Category: developers journal

Why making replicas of currently successful websites is bad idea

Author: Daemon December 3, 2008

I am writing this more as a reminder to myself, and also to have a link which I can easily send to people who ask us to build them replica of Facebook.

We, here in Nivas, at least twice a month get a client requesting us to to build a website which replicates (and improves) an existing high-end successful website. Lately social networks are a big hype, so we get quite a few Facebook-wannabe requests, and not to limit requests to social networks – we get requests for eBay clones, Amazon clones, Plaxo clones, Twitter clones …

What most of the clients do not understand is the fact that all of the high-end websites evolved over the period of time. Two keywords here: EVOLUTION, and TIME.

I will take Facebook as an example, since most of the people are familiar with it.

Facebook opened at 2004. That is four years ago, almost five now. Facebook started as a closed project of Mark Zuckerberg and only Harvard students could join. The initial pool of people was very limited and very controlled, and marketing was easily done – Mark could just tell to all the people “Come join”, and he got his first 50 users. As time passed, more people and friends wanted to join, so Mark opened registration to other colleges, then to any university student, then to high-school pupils, and then to everyone old enough to hold the mouse and type on the keyboard. Even after Facebook opened to everyone, it still went through a couple of evolution steps, adding functionality, changing and improving design based on experience and user input, and will keep evolving until the day it somehow dies.

All websites that are hard hitters on the net now passed some sort of evolution.

Attempting to create a website that will be an exact duplicate of Facebook in it’s current state (or any other hard hitter) and making that a starting point of a project is just doomed to failure.
Well mister Daemon, tell us why is that so? Alright, listen:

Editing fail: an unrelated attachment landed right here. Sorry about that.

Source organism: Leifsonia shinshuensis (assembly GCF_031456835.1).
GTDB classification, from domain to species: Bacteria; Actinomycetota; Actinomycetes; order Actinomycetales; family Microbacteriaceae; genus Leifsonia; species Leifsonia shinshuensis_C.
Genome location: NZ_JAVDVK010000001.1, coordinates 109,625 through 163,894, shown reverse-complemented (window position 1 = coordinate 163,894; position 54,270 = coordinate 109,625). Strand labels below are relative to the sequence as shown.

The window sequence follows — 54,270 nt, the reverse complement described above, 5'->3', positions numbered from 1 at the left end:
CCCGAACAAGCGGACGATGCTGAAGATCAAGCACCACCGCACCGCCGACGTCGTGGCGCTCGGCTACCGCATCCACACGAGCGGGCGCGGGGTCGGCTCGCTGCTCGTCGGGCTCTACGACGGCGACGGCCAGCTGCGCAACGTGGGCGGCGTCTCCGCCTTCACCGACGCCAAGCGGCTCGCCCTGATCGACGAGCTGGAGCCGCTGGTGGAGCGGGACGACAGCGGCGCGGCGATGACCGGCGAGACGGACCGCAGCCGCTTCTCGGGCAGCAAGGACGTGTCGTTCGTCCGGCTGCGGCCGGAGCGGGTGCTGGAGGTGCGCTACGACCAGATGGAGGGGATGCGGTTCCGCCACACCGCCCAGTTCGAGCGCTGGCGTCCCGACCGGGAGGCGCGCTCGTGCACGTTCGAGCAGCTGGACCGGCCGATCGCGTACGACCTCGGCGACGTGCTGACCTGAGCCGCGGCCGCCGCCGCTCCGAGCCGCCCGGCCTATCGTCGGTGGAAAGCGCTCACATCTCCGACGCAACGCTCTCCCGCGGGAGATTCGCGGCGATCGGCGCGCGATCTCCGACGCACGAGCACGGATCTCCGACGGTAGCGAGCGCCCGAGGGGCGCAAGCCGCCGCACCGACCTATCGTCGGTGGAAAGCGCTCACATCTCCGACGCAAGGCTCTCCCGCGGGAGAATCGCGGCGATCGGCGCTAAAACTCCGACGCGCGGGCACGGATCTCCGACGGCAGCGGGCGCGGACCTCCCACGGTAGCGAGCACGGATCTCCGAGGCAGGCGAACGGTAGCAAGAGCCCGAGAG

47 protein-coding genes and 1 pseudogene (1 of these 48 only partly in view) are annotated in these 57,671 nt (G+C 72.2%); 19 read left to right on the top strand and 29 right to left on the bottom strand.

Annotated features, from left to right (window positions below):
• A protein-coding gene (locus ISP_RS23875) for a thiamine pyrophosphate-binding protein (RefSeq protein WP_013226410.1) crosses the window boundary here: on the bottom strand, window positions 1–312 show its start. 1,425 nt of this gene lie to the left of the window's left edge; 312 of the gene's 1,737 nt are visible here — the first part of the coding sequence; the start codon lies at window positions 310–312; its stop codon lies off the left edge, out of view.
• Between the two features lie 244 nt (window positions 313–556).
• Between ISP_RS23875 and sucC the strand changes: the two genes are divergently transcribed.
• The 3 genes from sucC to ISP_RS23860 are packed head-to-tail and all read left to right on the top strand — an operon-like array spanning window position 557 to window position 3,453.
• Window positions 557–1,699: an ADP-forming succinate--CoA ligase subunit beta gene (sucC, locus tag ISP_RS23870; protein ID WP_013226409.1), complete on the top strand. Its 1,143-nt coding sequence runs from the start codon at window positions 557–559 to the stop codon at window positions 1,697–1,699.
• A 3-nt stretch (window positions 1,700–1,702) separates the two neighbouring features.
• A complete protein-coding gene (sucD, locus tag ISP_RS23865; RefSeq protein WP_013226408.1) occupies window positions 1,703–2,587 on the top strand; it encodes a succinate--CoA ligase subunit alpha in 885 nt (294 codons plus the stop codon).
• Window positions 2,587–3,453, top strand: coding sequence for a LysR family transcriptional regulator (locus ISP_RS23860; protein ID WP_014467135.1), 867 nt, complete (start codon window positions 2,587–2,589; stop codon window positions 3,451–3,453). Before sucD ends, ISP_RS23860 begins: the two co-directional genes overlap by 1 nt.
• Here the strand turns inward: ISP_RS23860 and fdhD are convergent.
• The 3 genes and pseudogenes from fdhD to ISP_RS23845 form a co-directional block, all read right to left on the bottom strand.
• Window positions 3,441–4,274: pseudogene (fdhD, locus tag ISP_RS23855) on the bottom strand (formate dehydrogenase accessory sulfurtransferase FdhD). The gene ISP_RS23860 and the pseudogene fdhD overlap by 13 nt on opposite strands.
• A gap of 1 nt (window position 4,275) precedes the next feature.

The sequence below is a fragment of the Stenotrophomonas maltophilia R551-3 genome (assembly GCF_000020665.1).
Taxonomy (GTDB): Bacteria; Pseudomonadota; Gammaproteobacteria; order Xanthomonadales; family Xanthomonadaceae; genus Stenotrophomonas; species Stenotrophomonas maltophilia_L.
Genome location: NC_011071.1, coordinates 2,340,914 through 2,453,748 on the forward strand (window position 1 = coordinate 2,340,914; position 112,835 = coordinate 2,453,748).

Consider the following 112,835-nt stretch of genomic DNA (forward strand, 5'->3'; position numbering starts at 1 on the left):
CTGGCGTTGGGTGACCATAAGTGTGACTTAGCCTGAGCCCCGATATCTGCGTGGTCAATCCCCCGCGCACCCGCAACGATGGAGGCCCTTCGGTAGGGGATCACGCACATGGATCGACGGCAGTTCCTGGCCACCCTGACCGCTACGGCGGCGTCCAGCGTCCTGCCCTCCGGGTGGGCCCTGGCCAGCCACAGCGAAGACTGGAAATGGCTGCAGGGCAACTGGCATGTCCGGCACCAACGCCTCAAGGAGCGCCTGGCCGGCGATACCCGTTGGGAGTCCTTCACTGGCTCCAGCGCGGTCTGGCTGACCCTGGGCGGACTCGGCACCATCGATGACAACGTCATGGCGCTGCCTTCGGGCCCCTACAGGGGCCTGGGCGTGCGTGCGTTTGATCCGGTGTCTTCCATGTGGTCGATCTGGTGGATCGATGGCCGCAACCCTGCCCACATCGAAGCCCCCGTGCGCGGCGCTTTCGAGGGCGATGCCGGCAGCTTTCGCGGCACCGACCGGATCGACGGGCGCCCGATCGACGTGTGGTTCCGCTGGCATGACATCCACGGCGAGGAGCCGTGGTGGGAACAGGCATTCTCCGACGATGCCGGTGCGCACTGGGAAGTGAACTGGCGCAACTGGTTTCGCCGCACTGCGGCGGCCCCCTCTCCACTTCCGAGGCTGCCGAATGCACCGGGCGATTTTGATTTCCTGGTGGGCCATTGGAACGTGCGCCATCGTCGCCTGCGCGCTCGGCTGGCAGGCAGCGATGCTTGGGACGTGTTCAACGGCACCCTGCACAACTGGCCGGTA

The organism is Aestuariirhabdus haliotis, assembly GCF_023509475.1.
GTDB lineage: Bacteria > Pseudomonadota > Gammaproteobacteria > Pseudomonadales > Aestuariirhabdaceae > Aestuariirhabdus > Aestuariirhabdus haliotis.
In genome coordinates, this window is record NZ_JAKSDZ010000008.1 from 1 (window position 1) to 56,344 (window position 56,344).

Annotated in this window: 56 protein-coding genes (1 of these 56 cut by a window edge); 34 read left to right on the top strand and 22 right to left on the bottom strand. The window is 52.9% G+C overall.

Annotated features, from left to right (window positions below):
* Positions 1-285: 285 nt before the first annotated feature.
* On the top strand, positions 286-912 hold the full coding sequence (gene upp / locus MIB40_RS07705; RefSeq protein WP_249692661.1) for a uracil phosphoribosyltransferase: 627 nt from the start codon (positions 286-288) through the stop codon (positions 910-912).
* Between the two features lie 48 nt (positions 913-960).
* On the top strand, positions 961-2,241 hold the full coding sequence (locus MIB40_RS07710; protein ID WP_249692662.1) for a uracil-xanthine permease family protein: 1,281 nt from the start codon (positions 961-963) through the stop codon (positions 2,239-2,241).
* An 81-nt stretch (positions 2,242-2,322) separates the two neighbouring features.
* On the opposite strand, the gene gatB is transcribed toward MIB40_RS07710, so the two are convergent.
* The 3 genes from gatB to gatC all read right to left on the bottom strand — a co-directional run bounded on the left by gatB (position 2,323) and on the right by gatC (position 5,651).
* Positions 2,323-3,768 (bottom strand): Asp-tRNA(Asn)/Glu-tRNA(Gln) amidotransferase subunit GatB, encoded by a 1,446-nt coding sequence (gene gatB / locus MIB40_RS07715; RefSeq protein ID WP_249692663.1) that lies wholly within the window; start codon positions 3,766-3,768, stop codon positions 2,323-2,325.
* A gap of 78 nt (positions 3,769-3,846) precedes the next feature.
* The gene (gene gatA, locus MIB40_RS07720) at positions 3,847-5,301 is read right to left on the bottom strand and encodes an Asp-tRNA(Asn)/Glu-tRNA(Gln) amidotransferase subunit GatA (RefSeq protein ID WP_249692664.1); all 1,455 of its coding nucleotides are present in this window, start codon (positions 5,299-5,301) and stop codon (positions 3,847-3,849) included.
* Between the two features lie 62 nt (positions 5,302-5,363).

1. You have no users and no content to start with.
Easy one to understand. You have nice site, but no content on it. If you made eBay replica, you will need at least 10.000 items there to attract anyone. If you made Facebook replica, you will need 10.000 users so that the site appears alive and fluid.

2. People will be blocked by the complexity of your project.
Releasing a complex huge site online is pretty big fail. Even if you invest in marketing of your site, new people that come to it will just be stunned and knocked-out by all the tools that you invented for them. You will now ask me “Well how come that even tho Facebook is so complex, new people come to it constantly?”. Answer is easy; they were introduced to it by someone who is already feeling comfortable with complex functionality, and even if people get stuck, they can always ask someone how to do certain things. As Facebook’s functionality grew, from most primitive to what we have today, people were learning how to use it gradually. Then those people who have the knowledge can easily help newcomers. Your project does not have “old” folks that know everything.

3. You are competing with existing monsters, and you cannot win fast.
You can win. In 4 years from the release date of your site. And only if you plan your evolution and plan your growth.

Then we have a question of location. If you are building regional site, or site targeted for specific country, the problems become increased tenfold. What works on global scale does not necessary mean it will work in your target country/region. This is a whole another set of issues you have to analyze before doing a major investment in big website. But this is a topic for another post.